At A Glance: What Conservative Policy Promises Mean For Property
The Conservative party won a comfortable majority in Thursday’s general election, giving the party and the prime minister, Boris Johnson, a mandate to push through the policies it outlined in its pre-election manifesto.
Here are the key policies that will impact the real estate sector.
The biggie. The Tory mantra during the election campaign was “get Brexit done.” Barring divine intervention it now seems certain that the UK will leave the EU on 31 January under the terms set out in the withdrawal agreement negotiated by Johnson earlier this year.
An end to the uncertainty around Brexit is expected to unleash a large amount of pent-up demand for UK real estate investment after a moribund 2019. But the negations on the new trade agreement with the EU that will happen next year will not be simple, and Johnson’s promise not to extend the negotiating period beyond 2020 could create another “no-deal” cliff edge as next year draws to a close, reigniting the uncertainty that defined 2019.
The Conservative manifesto policy on housing favours home ownership over renting. The party has promised to facilitate the building of 300,000 new homes a year in the UK. Last year 241,000 new homes were built, a 30-year high. It pledged to introduce long-term fixed-rate mortgages for house buyers — to minimise the amount of deposits needed to buy a new home — extend the right of council tenants to buy their homes, extend the Help to Buy scheme where the government guarantees loans for first time buyers, and simplify the rules around shared ownership.
There will be a further 3% increase in stamp duty for non-UK residents buying property here, which will not please the London residential development market, where in 2016 13% of buyers were from overseas. The new surcharge means that for an overseas investor buying a property worth more than £1.5M, stamp duty would be 18%.
In the rental sector, The Conservatives have pledged to introduce lifetime deposits, so renters only need to put up a deposit once, rather than every time they rent a new property. And it has pledged to end “no-fault evictions” where landlords can get rid of tenants for no reason. The British Property Federation has said this policy needs to be carefully implemented, as it may hinder investment in the build-to-rent sector if owners fear that tenants would have indefinite tenure.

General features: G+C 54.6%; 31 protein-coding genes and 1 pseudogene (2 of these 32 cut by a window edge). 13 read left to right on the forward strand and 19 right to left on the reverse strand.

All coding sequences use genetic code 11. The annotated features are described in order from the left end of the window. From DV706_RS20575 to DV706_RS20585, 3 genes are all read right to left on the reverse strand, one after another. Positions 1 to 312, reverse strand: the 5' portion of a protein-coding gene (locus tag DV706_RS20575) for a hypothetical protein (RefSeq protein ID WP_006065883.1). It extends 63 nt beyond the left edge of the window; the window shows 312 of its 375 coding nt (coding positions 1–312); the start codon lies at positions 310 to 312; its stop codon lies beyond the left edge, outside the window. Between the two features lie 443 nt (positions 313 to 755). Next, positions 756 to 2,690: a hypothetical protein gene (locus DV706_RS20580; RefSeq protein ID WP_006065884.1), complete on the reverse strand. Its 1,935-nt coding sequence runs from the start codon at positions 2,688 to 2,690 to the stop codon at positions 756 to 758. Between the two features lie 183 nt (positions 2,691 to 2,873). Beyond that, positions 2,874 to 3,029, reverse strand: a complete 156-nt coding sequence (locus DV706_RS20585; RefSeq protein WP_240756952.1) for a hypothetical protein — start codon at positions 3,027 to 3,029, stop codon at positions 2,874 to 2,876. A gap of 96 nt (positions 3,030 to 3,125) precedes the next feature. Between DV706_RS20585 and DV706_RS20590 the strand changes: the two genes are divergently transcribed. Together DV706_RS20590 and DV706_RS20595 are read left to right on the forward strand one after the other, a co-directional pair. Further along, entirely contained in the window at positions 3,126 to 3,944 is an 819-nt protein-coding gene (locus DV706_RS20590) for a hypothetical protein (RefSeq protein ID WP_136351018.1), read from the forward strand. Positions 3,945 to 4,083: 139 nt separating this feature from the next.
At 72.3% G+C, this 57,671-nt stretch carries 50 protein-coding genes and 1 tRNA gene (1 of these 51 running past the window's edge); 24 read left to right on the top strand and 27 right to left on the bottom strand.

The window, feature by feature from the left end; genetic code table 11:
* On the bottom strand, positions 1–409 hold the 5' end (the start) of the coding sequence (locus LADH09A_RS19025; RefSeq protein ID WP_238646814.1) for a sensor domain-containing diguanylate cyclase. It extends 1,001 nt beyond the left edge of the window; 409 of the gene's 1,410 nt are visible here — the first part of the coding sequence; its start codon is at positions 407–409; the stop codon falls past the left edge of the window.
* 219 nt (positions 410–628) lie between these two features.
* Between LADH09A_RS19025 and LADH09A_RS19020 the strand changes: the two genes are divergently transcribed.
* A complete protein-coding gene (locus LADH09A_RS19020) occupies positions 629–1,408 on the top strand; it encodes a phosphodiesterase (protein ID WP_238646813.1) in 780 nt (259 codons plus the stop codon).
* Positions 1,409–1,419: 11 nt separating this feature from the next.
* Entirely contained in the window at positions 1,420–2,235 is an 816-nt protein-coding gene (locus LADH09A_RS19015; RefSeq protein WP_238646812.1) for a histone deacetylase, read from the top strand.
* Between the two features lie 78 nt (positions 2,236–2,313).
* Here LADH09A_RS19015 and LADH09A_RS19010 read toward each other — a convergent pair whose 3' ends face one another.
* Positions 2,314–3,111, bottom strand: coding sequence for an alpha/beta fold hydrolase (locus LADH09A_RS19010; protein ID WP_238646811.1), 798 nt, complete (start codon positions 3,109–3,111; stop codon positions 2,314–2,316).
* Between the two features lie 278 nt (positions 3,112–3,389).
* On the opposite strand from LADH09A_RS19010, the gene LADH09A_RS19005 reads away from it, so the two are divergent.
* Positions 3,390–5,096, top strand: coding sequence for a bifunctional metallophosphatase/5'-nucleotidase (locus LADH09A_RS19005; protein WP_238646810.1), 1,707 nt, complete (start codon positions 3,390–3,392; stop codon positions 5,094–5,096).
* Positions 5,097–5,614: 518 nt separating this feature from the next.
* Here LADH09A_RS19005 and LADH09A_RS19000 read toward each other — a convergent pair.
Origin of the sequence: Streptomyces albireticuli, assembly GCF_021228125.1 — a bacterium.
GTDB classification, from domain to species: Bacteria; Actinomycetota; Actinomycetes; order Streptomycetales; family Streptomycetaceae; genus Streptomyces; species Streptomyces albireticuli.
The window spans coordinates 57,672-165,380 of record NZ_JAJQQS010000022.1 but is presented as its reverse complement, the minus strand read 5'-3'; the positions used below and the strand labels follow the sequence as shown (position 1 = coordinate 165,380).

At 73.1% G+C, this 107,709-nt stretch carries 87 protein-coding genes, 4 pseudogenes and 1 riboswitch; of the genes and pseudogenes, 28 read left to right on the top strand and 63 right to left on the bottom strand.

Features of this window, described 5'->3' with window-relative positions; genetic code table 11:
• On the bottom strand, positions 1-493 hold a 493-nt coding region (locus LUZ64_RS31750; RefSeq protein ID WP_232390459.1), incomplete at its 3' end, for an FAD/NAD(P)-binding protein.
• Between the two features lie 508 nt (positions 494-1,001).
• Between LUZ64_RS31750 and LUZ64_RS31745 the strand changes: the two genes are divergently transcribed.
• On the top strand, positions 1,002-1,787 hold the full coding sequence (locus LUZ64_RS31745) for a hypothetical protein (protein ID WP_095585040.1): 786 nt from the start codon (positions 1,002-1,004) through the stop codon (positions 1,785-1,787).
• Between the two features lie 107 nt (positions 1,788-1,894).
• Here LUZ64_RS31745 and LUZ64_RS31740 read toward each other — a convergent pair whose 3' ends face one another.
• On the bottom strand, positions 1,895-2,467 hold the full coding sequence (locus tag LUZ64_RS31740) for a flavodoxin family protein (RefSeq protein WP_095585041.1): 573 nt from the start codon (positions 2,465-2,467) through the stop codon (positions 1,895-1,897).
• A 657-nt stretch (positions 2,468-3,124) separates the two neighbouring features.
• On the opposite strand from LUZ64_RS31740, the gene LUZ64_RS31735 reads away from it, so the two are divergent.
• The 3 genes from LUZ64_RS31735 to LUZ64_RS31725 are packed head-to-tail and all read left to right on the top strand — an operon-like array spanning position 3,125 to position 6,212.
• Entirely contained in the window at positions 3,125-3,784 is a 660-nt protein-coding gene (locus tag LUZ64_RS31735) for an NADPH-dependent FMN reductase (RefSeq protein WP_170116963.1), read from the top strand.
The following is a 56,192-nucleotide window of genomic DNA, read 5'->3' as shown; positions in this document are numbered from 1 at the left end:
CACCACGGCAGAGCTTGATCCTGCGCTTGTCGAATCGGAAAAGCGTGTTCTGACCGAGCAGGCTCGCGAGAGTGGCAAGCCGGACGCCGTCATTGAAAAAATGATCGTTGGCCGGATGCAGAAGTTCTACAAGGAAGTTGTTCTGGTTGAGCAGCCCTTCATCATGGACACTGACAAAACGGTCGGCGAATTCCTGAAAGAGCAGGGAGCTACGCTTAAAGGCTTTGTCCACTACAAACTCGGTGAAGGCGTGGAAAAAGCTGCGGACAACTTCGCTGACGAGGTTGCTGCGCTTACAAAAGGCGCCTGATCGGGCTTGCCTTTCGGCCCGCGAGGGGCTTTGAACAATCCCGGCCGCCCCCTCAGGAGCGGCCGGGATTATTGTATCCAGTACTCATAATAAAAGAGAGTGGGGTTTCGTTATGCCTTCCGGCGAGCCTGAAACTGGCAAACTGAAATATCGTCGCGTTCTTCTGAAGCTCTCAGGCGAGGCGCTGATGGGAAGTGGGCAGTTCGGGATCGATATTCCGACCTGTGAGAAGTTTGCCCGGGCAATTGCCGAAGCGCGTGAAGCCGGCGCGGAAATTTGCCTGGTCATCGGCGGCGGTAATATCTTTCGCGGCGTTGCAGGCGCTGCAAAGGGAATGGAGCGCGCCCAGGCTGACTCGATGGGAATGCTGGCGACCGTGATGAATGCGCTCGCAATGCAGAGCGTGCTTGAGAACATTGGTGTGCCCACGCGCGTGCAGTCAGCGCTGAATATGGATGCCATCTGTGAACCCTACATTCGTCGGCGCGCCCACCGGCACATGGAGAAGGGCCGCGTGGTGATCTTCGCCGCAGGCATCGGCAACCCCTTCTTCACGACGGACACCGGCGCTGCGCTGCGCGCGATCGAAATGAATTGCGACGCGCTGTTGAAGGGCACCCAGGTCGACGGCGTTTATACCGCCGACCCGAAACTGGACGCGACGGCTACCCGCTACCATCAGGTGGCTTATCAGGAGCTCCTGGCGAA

Mindful of the struggles of the high street, the Conservatives have pledged to reduce business rates for small retailers, pubs, music venues and cinemas. While that is good news for independent businesses, ratings experts at Colliers said it somewhat misses the point — big chains are feeling most of the pain and closing vast swathes of shops. The changes will do nothing to help these operators, and the brokerage argued the tax should be reduced to help slow the bleeding.
Another policy that will have an impact on the retail and leisure sector is the £3.6B Towns Fund the Conservatives pledged to set up. One hundred towns across the UK will be able to bid for up to £25M each to help with regeneration, with a focus on transportation, digital connectivity, skills and culture.
Critics of the policy have pointed to an analysis in the Times which showed that of the first 100 towns named as eligible to bid for the funding, there was a disproportionate amount that were in Tory constituencies, even though they were not among the most deprived towns in the UK.
One slightly left field but intriguing policy that would impact the real estate sector is the promise to create up to 10 freeports around the UK. Freeports are areas where the companies that operate there pay little or no tax, and there is no tariff on goods or money coming in to them. Tax would have to be paid when goods or money were moved out of the freeport and into the UK proper. In places like Luxembourg and Switzerland, freeports have seen huge warehouses spring up which the wealthy use to store goods like art, so they don’t have to pay tax on them. They have also been sites of office development. Freeports could be used to stimulate development around the UK, and Property Week reported earlier this year that the owner of the Royal Albert Docks office development in east London was considering applying for freeport status if the policy was pushed forward.
The Conservative party promised an initial £20B of extra spending on UK infrastructure, and one pledge in particular will be of great interest to the property sectors in the North and Midlands. While the manifesto was decidedly cool on whether to press ahead with the HS2 rail line amidst rising cost estimates, it promised to invest in new rail lines connecting towns in the North like Leeds and Manchester, and create a new Midlands rail hub improving connectivity between Midlands cities. These transport improvements are seen by property professionals in these areas as hugely beneficial for local economies, and thus the property sector.
The Conservative manifesto promised to make the UK net carbon neutral by 2050, and although it did not go deeply into specifics about how it wants to get there, the built environment, accounting for 36% of carbon emissions, will have to play its part in meeting that target.
Staying at 19%, nothing to see here.